12 Gastrointestinal Illness Outbreaks While Onboard
The U.S. CDC's Vessel Sanitation Program (VSP) requires cruise ships to log and report the number of passengers and crew who say they have symptoms of gastrointestinal illness.
As of May 24, 2023, the VSP has reported 12 gastrointestinal outbreaks on cruise ships.
Data are from ship surveillance reports and CDC-led investigations.
People often associate cruise ships with acute gastrointestinal illnesses such as norovirus. However, acute gastrointestinal illness is relatively infrequent on cruise ships.
Norovirus is a very contagious virus that causes 19 to 21 million illnesses annually in the U.S.
You can get norovirus from an infected person, contaminated food or water, or by touching contaminated surfaces. The virus causes your stomach or intestines or both to get inflamed (acute gastroenteritis).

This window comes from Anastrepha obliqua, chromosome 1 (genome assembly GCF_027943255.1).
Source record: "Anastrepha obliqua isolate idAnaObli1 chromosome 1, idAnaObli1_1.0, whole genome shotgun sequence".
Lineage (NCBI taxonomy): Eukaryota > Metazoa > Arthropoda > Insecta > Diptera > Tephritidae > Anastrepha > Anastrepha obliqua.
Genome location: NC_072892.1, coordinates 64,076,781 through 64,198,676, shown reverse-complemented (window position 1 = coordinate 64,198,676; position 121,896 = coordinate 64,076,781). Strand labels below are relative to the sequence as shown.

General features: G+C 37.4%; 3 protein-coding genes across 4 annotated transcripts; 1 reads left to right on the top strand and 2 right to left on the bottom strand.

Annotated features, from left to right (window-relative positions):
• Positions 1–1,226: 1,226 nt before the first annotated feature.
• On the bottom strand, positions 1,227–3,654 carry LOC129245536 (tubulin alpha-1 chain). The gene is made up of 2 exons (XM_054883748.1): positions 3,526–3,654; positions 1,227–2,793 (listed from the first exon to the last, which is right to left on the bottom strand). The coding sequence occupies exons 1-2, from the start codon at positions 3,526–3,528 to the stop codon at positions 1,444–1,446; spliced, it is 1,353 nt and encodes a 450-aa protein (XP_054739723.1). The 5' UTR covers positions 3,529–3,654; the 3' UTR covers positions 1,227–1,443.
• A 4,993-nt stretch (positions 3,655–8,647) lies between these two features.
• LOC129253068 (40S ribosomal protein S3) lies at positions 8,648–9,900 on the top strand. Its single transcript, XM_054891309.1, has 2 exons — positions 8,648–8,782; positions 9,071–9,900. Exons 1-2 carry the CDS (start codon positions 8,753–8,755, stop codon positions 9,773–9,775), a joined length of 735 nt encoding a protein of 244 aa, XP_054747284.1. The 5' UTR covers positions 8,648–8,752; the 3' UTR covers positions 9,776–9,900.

This leads you to have stomach pain, nausea, and diarrhea and to throw up, says the CDC.
According to a CDC norovirus tracking network, there were 735 outbreaks reported from August through April 23.
There were 907 during the same period of the 2021-2022 norovirus season.
While vaccines against norovirus diseases are in demand, noroviruses' genetic and antigenic diversity presents challenges. As a result, as of May 2023, no norovirus vaccines are authorized.